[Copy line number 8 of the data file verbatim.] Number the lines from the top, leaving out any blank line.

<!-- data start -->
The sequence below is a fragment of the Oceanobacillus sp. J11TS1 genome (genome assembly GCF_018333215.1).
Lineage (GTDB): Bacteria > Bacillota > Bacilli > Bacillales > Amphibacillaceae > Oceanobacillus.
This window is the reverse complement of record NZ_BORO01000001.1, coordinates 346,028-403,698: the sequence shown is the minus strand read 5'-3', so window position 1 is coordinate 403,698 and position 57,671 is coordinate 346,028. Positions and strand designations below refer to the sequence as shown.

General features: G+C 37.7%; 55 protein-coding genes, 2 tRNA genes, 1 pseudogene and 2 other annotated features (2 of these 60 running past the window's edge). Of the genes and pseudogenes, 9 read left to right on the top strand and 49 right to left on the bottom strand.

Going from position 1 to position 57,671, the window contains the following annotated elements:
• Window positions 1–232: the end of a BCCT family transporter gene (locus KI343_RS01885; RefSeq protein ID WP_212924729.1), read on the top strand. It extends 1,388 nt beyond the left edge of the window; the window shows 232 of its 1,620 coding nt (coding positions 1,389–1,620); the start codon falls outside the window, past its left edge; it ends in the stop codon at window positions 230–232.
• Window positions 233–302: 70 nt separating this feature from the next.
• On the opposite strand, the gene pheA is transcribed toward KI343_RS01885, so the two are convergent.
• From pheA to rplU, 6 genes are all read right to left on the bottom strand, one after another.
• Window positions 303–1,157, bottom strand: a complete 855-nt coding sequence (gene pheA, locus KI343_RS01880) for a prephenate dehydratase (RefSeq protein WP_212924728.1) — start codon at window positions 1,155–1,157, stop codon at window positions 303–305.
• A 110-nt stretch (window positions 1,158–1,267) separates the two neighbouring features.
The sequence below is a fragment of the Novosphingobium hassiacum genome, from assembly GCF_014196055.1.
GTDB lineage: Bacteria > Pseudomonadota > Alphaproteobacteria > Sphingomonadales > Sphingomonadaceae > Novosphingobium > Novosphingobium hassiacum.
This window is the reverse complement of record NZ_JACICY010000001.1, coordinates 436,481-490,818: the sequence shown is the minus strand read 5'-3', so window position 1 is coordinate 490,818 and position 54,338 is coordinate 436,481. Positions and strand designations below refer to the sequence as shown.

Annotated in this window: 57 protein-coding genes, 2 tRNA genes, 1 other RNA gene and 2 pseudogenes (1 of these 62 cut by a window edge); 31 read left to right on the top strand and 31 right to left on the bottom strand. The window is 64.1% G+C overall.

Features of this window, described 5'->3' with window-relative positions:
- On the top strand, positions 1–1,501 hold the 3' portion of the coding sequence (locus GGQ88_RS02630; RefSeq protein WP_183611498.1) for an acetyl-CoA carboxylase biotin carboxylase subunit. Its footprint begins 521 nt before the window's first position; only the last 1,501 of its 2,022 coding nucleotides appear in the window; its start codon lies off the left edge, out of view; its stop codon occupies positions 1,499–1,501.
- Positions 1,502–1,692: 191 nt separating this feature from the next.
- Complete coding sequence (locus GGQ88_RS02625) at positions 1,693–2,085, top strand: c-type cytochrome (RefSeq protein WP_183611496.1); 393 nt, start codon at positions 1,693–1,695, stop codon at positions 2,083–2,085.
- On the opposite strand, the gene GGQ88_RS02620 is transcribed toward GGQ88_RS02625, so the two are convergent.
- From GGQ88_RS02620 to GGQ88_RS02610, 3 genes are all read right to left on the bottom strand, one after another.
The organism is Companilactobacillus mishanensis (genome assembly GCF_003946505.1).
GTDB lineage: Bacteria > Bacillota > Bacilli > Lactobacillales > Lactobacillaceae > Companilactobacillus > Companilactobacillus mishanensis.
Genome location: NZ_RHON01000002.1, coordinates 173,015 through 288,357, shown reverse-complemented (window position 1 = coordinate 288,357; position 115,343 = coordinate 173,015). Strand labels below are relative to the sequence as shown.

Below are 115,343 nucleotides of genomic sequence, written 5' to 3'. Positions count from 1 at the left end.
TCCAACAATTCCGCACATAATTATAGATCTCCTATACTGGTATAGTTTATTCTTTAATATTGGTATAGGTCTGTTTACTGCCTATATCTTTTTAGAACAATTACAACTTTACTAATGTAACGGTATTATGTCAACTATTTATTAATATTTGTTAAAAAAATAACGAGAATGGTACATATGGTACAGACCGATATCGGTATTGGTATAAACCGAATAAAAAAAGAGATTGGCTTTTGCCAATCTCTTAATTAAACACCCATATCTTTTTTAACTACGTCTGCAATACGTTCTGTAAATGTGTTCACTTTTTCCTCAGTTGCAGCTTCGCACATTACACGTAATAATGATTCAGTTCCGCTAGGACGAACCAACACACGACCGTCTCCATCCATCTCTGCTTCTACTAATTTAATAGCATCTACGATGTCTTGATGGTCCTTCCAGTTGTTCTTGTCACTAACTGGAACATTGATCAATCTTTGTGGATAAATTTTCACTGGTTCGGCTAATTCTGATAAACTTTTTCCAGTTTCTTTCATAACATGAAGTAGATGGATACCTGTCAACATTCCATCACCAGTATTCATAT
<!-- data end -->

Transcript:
• On the opposite strand, the gene pheA is transcribed toward KI343_RS01885, so the two are convergent.